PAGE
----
4.II.7E

State and prove Fermat's Little Theorem.

An odd number $n$ is called a Carmichael number if it is not prime, but every positive integer $a$ satisfies $a^{n} \equiv a(\bmod n)$. Show that a Carmichael number cannot be divisible by the square of a prime. Show also that a product of two distinct odd primes cannot be a Carmichael number, and that a product of three distinct odd primes $p, q, r$ is a Carmichael number if and only if $p-1$ divides $q r-1, q-1$ divides $p r-1$ and $r-1$ divides $p q-1$. Deduce that 1729 is a Carmichael number.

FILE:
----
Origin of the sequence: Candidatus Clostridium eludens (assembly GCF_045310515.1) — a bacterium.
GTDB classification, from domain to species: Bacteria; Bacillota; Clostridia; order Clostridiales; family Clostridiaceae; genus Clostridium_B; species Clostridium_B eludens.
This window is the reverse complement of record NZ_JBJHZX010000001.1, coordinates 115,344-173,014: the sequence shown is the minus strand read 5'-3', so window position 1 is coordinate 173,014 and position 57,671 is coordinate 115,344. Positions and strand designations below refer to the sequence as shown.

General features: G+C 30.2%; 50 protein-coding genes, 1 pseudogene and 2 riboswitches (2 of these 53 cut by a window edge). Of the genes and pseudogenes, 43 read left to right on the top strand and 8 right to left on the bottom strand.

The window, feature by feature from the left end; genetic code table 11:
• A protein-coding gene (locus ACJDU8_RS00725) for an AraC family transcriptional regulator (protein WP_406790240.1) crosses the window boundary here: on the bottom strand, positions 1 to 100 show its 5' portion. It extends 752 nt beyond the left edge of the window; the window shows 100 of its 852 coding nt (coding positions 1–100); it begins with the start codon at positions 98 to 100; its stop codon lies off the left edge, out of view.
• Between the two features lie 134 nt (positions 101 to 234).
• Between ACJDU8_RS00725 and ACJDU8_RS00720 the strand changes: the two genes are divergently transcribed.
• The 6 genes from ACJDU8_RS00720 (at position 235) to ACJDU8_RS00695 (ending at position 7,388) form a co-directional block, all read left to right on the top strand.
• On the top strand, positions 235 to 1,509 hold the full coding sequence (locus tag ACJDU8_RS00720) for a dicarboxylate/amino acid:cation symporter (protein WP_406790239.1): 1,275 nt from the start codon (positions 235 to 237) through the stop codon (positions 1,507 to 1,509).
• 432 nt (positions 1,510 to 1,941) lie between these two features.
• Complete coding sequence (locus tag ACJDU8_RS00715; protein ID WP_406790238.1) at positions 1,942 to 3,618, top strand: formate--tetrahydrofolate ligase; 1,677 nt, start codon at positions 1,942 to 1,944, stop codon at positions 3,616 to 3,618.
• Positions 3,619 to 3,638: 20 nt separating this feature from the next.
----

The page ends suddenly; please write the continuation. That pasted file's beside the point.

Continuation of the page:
[You may assume the result that, for any prime $p$, there exists a number g prime to $p$ such that the congruence $g^{d} \equiv 1(\bmod p)$ holds only when $d$ is a multiple of $p-1$. The prime factors of 1729 are 7,13 and 19.]

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